In the Primary School, our Book Week began with two wonderfully inspiring assemblies. In Upper Primary, Richard Grant, aka Dreadlock Alien, wowed the children with his freestyle poetry and challenged them to create their own. Neil Griffiths made a similar impact to our Lower Primary children with his magical storytelling. The excitement continued with an outdoor ‘Monster Mash’ dance, for which thanks must go to Kerry and her ghoulish dancers. Throughout the week, the students went on to create stories, poems and illustrations inspired by our visiting authors: Shoo Rayner, Neil Griffiths, Richard Grant, Chris Bradford, Sita Brahmachari and Julia Wills. These were not only talented authors and poets but also people who could engage and excite the students. Even the teachers could be seen listening intently to ‘The Little Mouse and the Ripe Red Strawberry’ during Neil Griffiths’ professional development session about the importance of storytelling. This year’s Book Week also saw our very first Primary Poetry Slam which was a tremendous success with every child in Upper Primary involved in the performance of a poem that they had created. A huge thank you should also be extended to all our visiting readers who ensured that children were exposed to many stories in lots of different languages.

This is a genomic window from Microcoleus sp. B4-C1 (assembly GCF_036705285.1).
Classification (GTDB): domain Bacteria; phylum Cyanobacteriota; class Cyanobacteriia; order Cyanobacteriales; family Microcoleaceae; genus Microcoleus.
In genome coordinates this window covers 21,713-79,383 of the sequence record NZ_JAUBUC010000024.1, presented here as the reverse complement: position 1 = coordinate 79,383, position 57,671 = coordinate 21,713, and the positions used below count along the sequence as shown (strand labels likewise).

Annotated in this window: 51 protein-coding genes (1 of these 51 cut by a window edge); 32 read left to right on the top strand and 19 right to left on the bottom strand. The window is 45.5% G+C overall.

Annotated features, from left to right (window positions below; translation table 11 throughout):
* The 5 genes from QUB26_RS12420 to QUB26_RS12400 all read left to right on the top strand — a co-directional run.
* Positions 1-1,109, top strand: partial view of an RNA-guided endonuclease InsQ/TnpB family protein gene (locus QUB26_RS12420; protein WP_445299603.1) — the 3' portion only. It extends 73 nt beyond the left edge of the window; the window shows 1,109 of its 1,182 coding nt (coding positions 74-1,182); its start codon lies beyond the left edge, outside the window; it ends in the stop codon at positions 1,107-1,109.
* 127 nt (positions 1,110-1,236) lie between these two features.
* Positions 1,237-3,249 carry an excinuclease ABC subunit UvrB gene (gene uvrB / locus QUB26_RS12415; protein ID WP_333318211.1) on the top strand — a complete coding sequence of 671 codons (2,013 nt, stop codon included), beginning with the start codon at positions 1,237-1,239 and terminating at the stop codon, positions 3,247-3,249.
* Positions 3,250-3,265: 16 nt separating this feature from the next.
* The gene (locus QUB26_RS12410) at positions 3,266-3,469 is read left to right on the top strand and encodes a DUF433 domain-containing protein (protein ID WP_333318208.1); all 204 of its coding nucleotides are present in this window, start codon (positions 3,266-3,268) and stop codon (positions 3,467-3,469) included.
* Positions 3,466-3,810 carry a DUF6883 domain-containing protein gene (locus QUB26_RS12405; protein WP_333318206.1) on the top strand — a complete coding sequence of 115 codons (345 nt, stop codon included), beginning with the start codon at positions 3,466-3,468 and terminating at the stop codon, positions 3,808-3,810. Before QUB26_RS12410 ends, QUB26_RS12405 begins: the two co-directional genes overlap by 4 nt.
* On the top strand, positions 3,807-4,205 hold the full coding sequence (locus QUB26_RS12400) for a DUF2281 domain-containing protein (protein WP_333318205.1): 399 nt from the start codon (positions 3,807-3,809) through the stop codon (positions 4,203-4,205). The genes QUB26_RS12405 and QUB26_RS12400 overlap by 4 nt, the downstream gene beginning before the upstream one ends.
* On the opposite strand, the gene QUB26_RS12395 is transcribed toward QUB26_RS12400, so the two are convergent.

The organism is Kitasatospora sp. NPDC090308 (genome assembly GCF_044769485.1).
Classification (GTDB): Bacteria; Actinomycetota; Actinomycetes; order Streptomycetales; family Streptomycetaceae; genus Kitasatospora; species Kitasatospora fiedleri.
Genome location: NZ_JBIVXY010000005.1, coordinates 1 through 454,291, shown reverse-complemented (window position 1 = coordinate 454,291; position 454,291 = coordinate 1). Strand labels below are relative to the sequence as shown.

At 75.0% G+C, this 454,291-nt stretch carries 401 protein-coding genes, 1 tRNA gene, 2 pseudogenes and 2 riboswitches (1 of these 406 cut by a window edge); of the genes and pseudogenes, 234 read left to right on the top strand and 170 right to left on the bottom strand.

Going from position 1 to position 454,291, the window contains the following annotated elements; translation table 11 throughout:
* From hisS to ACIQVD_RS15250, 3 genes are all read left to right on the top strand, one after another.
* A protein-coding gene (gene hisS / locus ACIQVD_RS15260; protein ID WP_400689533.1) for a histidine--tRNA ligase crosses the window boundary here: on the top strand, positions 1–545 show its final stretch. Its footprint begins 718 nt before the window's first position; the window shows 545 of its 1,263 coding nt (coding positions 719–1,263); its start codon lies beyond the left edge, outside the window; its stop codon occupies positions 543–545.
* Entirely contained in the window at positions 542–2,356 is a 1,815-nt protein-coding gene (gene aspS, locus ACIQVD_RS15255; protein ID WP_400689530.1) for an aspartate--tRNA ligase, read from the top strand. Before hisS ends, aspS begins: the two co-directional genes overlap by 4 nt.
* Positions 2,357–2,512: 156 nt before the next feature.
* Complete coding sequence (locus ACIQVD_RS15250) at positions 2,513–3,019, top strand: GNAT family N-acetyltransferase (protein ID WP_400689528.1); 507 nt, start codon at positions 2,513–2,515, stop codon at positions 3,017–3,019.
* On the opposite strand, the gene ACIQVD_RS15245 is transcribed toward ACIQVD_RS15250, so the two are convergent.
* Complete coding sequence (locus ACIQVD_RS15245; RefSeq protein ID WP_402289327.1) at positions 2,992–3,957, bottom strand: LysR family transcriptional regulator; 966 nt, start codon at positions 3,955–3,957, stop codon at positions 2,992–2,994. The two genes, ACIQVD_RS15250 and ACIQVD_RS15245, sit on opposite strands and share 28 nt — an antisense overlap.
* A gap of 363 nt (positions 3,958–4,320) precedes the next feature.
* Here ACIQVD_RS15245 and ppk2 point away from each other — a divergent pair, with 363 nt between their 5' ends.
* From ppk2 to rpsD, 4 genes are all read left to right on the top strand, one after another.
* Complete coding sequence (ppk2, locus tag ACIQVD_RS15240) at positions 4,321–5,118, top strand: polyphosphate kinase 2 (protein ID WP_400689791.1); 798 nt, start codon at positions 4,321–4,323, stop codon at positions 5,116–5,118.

In the Secondary School, we had an equally exciting and stimulating week. Our authors provided us with a huge variety of experiences and inspiration. To the delight of our students, Chris Bradford revealed that his research extends to being able to demonstrate physically exactly what the bodyguards and Samurai warriors do. Frances Hardinge and Chris Priestley explored the spookier side of writing with talks about the gothic and about creating monsters, examining who or what a monster is. The challenge for Year 10 and Year 11 to write their own stories was provided by Dan Powell in two fabulous writing workshops, where they focused on how to ask questions of pictures to stimulate writing. Marcus Sedgwick and Sita Brahmachari brought us a completely different angle, focusing on stories where monsters are much more real and closer to home, with Sita leading an Amnesty International lunch-time session in the library and Marcus explaining what inspired him to write ‘Saint Death’, set contemporaneously on the Mexican-US border. Harry Baker proved a huge hit with students, performing some of the poems that led him to be crowned World Poetry Slam Champion and facilitating a stunning outdoor House Poetry Slam on Friday at lunch-time to bring the whole of the week’s excitement to a climax. Parents too were able to get a taste of it all at the sell-out Thursday evening Book Week Celebration, featuring authors, student musicians, street dancers and the launch of the second BSB Short Story Anthology, ‘There Stood a Monster’. Thanks to all the staff and students who dressed up on Friday to finish the week with a monstrous roar!
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